In 2014, the Frye Museum in Seattle created an entire exhibition, #SocialMedium, based on public votes from various social media. The most “liked” paintings from the museum’s Founding Collection were shown in the galleries along with the names and comments of nearly 4,500 people around the world who voted.
Another artist that oughts to be named when talking about Instagram and art is Yayoi Kusama. Especially her Infinity Mirror rooms have drawn record crowds to different museums worldwide. People — thousands of them (check out #Kusama and #InfiniteKusama) — Instagrammed themselves in Kusama’s exhibits. Instagram has helped to drive Kusama’s popularity. People advertise to the world that they are among the precious few who have had the Kusama experience. The visual proof has helped propel Kusama’s work to the forefront of destination art in its latest form.
There are definitely more examples of Instagrammable exhibitions. JiaJia Fei, director of digital at the Jewish Museum of New York, highlights the ascendance these exhibitions since the social media platform launched in 2010. She points out “you think of Yayoi Kusama and her Infinity Mirrored Room and artists like James Turrell or the Rain Room at MoMA and you know these are artists who really have very critical bodies of work, but [created installations] that have taken on new meaning because of social media.”
Many of this artists admit that creating social-media-worthy art was a key goal. What’s relevant nowadays is for art to be photogenic and consist on experiences you can’t get anywhere else. This influences not only art marketing but also art creation and curation.
Even though, it’s important to point out that many exhibitions still place restrictions on photography and most galleries and museums prohibit selfie sticks. Reasons often cited for these restrictions include copyright considerations, concerns over the visitor experience, and potential for damage to works although the “flash damage” is, at least, debatable. This no-photo policy is usually seen as cultural elitism because it expresses that art can only be appreciated in an orthodox manner and ignores completely the potential social media has.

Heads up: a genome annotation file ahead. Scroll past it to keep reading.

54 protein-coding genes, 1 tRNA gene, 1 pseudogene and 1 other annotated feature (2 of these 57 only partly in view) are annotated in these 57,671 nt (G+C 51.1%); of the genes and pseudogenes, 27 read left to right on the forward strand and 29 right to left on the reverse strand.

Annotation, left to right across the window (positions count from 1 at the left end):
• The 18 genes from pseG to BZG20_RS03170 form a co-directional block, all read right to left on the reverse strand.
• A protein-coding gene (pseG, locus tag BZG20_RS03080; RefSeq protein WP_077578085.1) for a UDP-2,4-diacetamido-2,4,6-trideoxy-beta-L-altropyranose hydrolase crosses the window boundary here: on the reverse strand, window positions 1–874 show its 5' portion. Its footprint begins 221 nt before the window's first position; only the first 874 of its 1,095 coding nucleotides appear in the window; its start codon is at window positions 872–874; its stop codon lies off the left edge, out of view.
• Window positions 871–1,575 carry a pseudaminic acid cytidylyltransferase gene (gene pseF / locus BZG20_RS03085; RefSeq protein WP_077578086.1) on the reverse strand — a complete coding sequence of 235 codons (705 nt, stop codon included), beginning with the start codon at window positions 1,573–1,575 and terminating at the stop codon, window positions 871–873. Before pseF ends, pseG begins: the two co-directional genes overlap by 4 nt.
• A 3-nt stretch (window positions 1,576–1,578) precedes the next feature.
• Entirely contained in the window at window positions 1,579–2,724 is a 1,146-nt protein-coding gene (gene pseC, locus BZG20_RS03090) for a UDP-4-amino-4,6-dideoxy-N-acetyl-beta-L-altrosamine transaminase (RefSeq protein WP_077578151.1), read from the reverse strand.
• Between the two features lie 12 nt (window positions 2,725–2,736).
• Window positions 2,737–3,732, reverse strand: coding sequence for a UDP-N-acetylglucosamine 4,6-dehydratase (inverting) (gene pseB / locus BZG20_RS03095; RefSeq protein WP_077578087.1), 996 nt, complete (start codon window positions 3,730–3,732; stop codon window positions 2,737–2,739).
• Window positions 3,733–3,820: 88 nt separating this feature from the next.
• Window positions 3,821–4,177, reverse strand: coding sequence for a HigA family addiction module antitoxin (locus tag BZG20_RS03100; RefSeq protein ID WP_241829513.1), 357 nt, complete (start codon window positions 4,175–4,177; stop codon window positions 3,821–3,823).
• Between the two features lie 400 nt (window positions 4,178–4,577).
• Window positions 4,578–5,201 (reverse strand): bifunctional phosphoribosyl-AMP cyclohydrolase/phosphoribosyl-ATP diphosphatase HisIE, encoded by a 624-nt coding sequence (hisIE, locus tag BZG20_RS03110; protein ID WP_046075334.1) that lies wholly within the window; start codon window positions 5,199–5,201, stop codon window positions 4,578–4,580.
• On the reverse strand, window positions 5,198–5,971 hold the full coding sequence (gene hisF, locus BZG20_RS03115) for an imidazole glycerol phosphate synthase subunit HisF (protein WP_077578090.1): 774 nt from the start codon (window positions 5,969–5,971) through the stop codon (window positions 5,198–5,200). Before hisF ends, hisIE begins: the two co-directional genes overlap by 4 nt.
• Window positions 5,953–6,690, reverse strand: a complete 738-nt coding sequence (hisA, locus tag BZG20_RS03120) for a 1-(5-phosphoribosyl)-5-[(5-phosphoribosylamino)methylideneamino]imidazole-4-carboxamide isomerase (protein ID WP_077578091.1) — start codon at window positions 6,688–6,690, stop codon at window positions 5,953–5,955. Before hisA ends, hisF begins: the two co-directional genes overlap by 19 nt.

Easy access to buyers is an obvious benefit but the loss of control over art is a serious issue for artists. Also, social media work as democratizers as they help artists who have no representation from the prestigious galleries or degrees from exclusive art schools to grow their audiences. Those are perks of Instagram art for sure.
In the Venn diagram which represents people who use Instagram and people who are discovering and willing to buy art online, the overlap is increasing. In a 2017 survey by art marketplace Invaluable found that nearly 56% of U.S. consumers ages 18-24 said they would buy art online, and 45% said social media is the main way they discover art.
"That's a very young group," said Andrew Gully, a spokesman for Invaluable. Given that most people don't start collecting art until later in life when they have the resources for it, Gully said if young people are already looking at and buying art online, the trend will only grow.
The images are turned into screenshots that are then turned into memes and disseminated without any consent. A .jpeg can be printed out and sold by anyone anywhere without the real creator even being notified about it.This is problematic. Artists may not be just “flattered” by these kind of imitation.